Furthermore, the standards “help ensure that the study of the arts is disciplined and well focused,” and that “arts instruction has a point of reference for assessing its results.” Assessments in the document follow not from social and personal impact, but from knowledge and skills. For instance, dance standards for grades 9–12 include this skill test: “Students choreograph a duet demonstrating an understanding of choreographic principles, processes, and structures”; and this content test: “Students create and answer twenty-five questions about dance and dancers prior to the twentieth century.” Music 9–12 includes this one: “Students classify by genre or style and by historical period or culture unfamiliar but representative aural examples of music and explain the reasoning behind their classifications.”
Gioia’s other reform was to develop separate arts education initiatives based squarely on art historical content. These programs were a primary instrument for building congressional consensus on Arts Endowment funding overall:
• Shakespeare in American Communities—tours by theatrical companies to smaller towns and thousands of schools across the United States to give performances of Shakespeare plays and run workshops for students. The program included a toolkit for English and theater teachers that contained educational materials; by 2008, the toolkit had been delivered to teachers of more than 24 million students.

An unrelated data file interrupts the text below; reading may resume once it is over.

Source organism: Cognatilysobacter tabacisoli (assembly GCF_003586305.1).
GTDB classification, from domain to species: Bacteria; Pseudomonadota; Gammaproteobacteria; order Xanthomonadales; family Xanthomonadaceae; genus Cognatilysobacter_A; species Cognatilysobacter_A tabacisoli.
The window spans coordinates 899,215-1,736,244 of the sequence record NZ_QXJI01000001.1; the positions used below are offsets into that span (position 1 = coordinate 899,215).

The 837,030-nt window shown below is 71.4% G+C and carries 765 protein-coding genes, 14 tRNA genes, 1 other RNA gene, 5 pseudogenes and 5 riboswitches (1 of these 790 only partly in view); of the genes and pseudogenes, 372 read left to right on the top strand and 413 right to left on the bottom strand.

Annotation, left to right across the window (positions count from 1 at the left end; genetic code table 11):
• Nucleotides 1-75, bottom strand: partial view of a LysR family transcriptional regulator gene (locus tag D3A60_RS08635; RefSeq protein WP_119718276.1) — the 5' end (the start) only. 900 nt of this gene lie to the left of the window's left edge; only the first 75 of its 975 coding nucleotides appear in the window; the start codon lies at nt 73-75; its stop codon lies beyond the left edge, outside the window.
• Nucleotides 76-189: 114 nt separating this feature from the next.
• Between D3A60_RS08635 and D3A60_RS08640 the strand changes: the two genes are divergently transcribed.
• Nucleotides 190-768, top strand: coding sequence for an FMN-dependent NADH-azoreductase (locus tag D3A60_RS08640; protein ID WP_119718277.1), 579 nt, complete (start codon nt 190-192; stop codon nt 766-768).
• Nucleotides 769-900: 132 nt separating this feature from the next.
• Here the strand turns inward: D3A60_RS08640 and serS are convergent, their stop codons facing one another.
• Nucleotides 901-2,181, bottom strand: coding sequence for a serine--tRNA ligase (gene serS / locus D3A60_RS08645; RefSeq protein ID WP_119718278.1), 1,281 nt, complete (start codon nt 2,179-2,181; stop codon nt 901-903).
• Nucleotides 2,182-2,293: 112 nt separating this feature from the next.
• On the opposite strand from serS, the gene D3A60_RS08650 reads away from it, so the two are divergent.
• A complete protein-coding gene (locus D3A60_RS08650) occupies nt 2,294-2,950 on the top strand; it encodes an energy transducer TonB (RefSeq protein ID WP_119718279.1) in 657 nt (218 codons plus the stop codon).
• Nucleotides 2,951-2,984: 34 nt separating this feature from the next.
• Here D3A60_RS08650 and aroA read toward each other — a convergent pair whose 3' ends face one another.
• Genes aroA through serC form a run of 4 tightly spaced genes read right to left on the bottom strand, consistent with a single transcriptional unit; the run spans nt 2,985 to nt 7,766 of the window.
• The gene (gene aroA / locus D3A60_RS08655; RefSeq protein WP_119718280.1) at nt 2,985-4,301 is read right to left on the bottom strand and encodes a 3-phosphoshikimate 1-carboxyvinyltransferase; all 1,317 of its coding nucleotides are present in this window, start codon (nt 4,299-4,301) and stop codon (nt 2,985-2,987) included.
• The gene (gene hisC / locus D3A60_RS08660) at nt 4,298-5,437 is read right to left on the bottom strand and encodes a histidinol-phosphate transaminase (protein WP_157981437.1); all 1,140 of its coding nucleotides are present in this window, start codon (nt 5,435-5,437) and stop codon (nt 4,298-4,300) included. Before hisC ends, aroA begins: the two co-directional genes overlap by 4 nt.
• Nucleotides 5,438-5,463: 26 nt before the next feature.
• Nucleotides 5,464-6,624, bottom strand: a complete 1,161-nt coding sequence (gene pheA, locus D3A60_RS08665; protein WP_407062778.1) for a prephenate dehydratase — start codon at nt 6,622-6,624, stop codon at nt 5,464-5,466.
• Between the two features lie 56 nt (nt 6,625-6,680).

• American Masterpieces: Three Centuries of Artistic Genius—a multidimensional program providing, among other things, educational materials to schools on the high-culture heritage of American art.
• Poetry Out Loud—modeled on the National Spelling Bee, a competition at the school, state, and national levels for high-school students, who memorize and recite a poem selected from a list of works both contemporary and classic, John Donne to Allen Ginsberg. Winners receive college scholarships and cash prizes for their schools’ libraries. In 2008, 250,000 students participated, and media coverage included a front-page story in USA Today and a segment on CBS News Sunday Morning.
The content of art and artistic tradition was at the center of each initiative. When Gioia first unveiled Poetry Out Loud, some state arts officers protested because it didn’t allow students to present their own compositions. Gioia’s reply was, in effect, “That isn’t what the competition is about.” With this particular effort, he wanted to encourage more reading of great poems, not more writing of adolescent verse.